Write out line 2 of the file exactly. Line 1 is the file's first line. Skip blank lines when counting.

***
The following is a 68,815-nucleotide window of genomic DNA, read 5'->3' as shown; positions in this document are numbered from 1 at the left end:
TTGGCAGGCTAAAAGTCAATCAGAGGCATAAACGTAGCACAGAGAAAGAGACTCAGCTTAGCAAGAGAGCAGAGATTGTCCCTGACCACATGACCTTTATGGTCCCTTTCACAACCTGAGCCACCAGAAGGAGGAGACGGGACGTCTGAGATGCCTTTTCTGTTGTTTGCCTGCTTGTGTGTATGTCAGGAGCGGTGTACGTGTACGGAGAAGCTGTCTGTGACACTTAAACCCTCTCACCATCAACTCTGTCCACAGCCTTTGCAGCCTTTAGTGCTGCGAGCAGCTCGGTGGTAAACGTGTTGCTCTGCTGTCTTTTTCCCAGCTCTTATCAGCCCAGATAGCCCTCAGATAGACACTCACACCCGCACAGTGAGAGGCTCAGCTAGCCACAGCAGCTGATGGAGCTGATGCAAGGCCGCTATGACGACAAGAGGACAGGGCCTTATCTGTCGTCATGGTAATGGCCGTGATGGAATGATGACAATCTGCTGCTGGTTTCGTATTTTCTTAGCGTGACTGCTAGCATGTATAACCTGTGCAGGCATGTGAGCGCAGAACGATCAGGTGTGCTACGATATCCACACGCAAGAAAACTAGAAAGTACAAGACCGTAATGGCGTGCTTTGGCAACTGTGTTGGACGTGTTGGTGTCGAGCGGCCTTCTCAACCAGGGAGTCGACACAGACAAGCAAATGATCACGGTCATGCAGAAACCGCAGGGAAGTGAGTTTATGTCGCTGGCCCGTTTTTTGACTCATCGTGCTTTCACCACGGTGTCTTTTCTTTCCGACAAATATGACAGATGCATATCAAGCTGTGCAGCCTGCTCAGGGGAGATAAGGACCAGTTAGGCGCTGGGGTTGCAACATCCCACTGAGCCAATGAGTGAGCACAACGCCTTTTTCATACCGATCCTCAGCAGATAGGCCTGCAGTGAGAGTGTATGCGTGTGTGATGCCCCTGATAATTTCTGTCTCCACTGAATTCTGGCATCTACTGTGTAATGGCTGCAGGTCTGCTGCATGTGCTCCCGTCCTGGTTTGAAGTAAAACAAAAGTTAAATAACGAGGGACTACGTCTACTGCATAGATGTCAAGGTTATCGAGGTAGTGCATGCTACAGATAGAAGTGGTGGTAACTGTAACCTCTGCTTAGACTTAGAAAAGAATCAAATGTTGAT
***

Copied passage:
TTGGCAGGCTAAAAGTCAATCAGAGGCATAAACGTAGCACAGAGAAAGAGACTCAGCTTAGCAAGAGAGCAGAGATTGTCCCTGACCACATGACCTTTATGGTCCCTTTCACAACCTGAGCCACCAGAAGGAGGAGACGGGACGTCTGAGATGCCTTTTCTGTTGTTTGCCTGCTTGTGTGTATGTCAGGAGCGGTGTACGTGTACGGAGAAGCTGTCTGTGACACTTAAACCCTCTCACCATCAACTCTGTCCACAGCCTTTGCAGCCTTTAGTGCTGCGAGCAGCTCGGTGGTAAACGTGTTGCTCTGCTGTCTTTTTCCCAGCTCTTATCAGCCCAGATAGCCCTCAGATAGACACTCACACCCGCACAGTGAGAGGCTCAGCTAGCCACAGCAGCTGATGGAGCTGATGCAAGGCCGCTATGACGACAAGAGGACAGGGCCTTATCTGTCGTCATGGTAATGGCCGTGATGGAATGATGACAATCTGCTGCTGGTTTCGTATTTTCTTAGCGTGACTGCTAGCATGTATAACCTGTGCAGGCATGTGAGCGCAGAACGATCAGGTGTGCTACGATATCCACACGCAAGAAAACTAGAAAGTACAAGACCGTAATGGCGTGCTTTGGCAACTGTGTTGGACGTGTTGGTGTCGAGCGGCCTTCTCAACCAGGGAGTCGACACAGACAAGCAAATGATCACGGTCATGCAGAAACCGCAGGGAAGTGAGTTTATGTCGCTGGCCCGTTTTTTGACTCATCGTGCTTTCACCACGGTGTCTTTTCTTTCCGACAAATATGACAGATGCATATCAAGCTGTGCAGCCTGCTCAGGGGAGATAAGGACCAGTTAGGCGCTGGGGTTGCAACATCCCACTGAGCCAATGAGTGAGCACAACGCCTTTTTCATACCGATCCTCAGCAGATAGGCCTGCAGTGAGAGTGTATGCGTGTGTGATGCCCCTGATAATTTCTGTCTCCACTGAATTCTGGCATCTACTGTGTAATGGCTGCAGGTCTGCTGCATGTGCTCCCGTCCTGGTTTGAAGTAAAACAAAAGTTAAATAACGAGGGACTACGTCTACTGCATAGATGTCAAGGTTATCGAGGTAGTGCATGCTACAGATAGAAGTGGTGGTAACTGTAACCTCTGCTTAGACTTAGAAAAGAATCAAATGTTGAT